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Fuel Up

It's good to eat. 
It's better to eat dairy. 
It's best to just plant your face in a vat of chocolate milk. 
I mean, it's best to eat healthy. 
Yes. That's what I meant. 
On Sunday, Midwest Dairy Association--which "represents more than 9,100 dairy farm families to nearly 38 million consumers across 10 Midwestern states . . . [working] on behalf of dairy farmers to increase dairy sales, foster innovation and inspire consumer confidence in dairy products and practices"--hosted a little tailgating party before the Broncos/Chiefs game.

They had food to eat, games to play, and a media wall for picture taking, all to promote "Fuel Up to Play 60," a school wellness program that basically encourages kids to get off their bums, eat semi-decently, and play for at least 60 minutes a day.

I want to eat cheese and play 60 minutes every day. Where do I sign up?

This gentleman thanked Chris' brother for all the hard work accomplished at Heins Family Farms every day, but we're just as grateful that this gentleman makes sure hundreds of kids drink their milk during the week!
One of the neat things about the event was that schools whose children excelled at eating healthy--at eating pork and drinking milk--got to send a few of their kids and teachers to the game, tailgating beforehand with . . . wait for it . . . real live dairy farmers!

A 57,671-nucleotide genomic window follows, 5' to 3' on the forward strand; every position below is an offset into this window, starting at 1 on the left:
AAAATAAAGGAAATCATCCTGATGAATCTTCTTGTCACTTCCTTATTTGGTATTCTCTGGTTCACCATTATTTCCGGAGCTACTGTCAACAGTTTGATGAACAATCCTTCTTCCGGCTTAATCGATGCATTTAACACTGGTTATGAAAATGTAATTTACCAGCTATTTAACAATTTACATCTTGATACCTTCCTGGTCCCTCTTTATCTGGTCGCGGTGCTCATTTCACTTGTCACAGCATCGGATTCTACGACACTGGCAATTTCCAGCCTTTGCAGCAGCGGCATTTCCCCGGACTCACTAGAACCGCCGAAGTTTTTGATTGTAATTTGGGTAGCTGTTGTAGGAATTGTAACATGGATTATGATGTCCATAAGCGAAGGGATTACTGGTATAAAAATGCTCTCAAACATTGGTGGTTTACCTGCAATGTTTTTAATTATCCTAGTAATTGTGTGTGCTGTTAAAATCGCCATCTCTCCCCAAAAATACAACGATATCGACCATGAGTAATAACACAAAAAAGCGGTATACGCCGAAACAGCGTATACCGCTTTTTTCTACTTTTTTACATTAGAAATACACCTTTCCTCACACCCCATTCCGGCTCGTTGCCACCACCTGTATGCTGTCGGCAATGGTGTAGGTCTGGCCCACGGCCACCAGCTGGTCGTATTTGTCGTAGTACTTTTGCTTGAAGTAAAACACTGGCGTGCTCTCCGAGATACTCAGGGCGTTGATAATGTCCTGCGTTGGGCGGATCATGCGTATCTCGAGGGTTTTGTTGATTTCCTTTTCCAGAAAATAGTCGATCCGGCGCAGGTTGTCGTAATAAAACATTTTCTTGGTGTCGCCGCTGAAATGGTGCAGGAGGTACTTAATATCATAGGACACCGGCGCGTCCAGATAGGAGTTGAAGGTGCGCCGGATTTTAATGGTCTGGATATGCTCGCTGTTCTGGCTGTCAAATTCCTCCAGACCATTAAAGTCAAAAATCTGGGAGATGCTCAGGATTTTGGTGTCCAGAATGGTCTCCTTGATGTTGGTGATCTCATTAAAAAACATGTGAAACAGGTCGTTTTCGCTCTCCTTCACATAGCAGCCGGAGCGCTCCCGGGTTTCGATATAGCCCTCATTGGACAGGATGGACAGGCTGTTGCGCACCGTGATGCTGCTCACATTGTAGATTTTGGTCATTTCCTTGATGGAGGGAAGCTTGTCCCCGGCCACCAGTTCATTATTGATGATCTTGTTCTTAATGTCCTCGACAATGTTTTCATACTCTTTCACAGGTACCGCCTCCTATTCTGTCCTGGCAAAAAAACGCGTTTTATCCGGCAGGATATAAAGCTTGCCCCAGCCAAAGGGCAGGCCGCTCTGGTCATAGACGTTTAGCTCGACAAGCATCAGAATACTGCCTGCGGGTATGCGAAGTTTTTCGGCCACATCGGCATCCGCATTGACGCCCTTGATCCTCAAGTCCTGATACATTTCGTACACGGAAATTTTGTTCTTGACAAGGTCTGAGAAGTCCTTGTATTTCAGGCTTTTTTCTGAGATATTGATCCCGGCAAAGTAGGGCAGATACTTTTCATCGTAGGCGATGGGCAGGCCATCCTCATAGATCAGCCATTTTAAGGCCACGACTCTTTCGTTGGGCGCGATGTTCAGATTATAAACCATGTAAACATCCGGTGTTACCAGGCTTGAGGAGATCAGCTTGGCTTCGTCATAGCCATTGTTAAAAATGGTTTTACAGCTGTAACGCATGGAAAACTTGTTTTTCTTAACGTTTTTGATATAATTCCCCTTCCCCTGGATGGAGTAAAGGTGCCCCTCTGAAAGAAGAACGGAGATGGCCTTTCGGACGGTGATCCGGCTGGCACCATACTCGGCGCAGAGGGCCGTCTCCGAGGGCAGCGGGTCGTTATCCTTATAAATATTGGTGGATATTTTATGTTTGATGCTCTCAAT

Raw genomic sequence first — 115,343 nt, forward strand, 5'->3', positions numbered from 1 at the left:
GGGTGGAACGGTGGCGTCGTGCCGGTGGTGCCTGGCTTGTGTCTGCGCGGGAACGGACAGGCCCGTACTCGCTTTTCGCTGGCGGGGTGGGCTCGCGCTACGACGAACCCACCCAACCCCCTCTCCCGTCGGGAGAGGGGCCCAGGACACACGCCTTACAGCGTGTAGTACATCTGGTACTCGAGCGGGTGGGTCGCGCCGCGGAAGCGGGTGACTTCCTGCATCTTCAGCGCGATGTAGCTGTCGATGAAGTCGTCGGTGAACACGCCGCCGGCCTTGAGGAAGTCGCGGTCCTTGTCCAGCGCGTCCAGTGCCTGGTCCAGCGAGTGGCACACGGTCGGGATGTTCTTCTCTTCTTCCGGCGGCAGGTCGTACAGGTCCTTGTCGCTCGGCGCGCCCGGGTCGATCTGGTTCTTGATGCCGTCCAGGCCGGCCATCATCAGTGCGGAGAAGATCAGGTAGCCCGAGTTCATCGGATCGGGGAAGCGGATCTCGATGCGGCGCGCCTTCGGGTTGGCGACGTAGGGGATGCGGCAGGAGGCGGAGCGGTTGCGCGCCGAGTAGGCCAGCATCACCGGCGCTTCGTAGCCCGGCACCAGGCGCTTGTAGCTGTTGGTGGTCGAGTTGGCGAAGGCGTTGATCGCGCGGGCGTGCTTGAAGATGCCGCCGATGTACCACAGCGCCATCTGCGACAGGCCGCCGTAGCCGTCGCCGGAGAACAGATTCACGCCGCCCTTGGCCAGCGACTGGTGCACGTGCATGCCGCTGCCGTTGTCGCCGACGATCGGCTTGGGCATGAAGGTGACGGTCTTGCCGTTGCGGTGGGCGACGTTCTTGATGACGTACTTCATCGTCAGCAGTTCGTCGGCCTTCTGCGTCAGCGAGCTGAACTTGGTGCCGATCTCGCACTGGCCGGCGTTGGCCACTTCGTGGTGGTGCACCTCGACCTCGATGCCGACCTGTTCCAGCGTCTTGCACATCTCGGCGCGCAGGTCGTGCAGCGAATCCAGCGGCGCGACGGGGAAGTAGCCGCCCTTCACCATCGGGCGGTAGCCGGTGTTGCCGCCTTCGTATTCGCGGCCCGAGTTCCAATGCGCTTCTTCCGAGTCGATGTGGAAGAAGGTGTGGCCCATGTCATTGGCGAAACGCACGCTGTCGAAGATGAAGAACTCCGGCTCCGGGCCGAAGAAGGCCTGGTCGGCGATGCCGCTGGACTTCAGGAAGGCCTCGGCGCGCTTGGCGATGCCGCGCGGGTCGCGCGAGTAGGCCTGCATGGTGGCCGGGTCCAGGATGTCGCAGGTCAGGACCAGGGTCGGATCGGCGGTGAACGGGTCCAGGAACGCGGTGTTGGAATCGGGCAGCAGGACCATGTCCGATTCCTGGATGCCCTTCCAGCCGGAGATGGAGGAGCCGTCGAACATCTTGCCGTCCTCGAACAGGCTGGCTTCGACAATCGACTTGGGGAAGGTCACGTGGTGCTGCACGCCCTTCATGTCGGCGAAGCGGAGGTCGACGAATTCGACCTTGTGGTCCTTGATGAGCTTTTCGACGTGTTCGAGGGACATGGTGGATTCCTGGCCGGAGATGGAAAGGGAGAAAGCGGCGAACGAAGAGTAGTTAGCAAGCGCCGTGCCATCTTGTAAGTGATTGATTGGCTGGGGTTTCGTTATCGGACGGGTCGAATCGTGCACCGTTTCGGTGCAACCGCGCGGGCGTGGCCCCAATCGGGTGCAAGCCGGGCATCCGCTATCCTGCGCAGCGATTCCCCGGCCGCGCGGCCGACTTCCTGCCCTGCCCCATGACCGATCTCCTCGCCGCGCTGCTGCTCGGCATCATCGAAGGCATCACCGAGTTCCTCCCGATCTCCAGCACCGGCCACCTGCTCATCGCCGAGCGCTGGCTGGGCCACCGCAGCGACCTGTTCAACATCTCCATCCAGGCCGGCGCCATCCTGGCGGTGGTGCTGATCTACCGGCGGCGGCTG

I just stood around and asked people if they still served chocolate milk in schools. 
Because if we're being honest with each other, we all know that the chocolate milk days were the best days.
Before we fueled up on pork, beef, fruit, veggies, cheese, and . . . wait for it . . . chocolate milk, Chris' family tried to determine how long it would be before Chris and I end up on a pull-up banner. 

Apparently Chris' big debut in the Lutheran Women's Missionary League Quarterly doesn't count. 


While indulging in milk and cookies, I learned all sorts of good stuff in addition to the fact that cows moo in accents, like how pasteurization works (and why dairy farmers are such big fans of it for your sake) and how homogenization works.

Now, see? If you were there, you could have learned valuable life lessons like this too. 

We've got to get you out more. 

While Chris was busy discussing water buffalo and camel dairies (Did you know they have those? Didyoudidyou?), I kept trying to stand at the media wall with a microphone to ask all the attendees which designer they were wearing. 

Apparently that's not a thing at NFL games. 

KC Wolf, the Chiefs' mascot, saved the day by showing up, wiggly eyes and all, to thank the dairy farmers and the school kids. 

And a couple of the Chiefs' cheerleaders (or apparently only the backs of their heads) were there to say thanks too. 

Hey, chocolate milk is worth cheering for if you ask me. 

Afterward, when we'd had our fill of healthy food and the kids couldn't take one more picture, we were able to go to the game, where cameras with detachable lenses apparently cannot. 


Even though the Chiefs didn't win (and it took me 30 minutes to figure out who Peyton Manning was), we loved every minute at the NFL's loudest stadium. 

We'll just go ahead and assume they were cheering for chocolate milk. 

Hey, a girl can dream. 

Thanks, Midwest Dairy Association! 

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